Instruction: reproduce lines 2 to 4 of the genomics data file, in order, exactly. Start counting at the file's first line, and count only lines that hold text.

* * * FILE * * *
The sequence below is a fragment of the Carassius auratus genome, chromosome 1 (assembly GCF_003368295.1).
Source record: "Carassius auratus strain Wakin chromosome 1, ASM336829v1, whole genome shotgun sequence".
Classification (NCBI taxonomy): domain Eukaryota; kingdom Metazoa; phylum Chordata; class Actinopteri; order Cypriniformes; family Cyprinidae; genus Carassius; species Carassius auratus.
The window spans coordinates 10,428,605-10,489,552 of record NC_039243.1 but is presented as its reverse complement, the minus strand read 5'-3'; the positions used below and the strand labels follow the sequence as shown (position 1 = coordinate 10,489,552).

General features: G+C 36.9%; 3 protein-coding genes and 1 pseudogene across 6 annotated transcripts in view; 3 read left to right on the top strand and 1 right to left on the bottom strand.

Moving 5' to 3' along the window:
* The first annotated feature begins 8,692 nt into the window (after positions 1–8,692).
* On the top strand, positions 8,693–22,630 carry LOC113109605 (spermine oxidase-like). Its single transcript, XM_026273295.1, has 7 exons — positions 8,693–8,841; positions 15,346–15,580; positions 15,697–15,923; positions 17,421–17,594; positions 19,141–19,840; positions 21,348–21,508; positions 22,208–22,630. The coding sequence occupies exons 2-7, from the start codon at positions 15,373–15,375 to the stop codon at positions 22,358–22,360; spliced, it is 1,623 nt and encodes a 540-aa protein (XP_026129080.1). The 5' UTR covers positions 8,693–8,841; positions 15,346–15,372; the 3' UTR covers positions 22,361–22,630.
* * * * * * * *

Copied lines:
Source record: "Carassius auratus strain Wakin chromosome 1, ASM336829v1, whole genome shotgun sequence".
Classification (NCBI taxonomy): domain Eukaryota; kingdom Metazoa; phylum Chordata; class Actinopteri; order Cypriniformes; family Cyprinidae; genus Carassius; species Carassius auratus.
The window spans coordinates 10,428,605-10,489,552 of record NC_039243.1 but is presented as its reverse complement, the minus strand read 5'-3'; the positions used below and the strand labels follow the sequence as shown (position 1 = coordinate 10,489,552).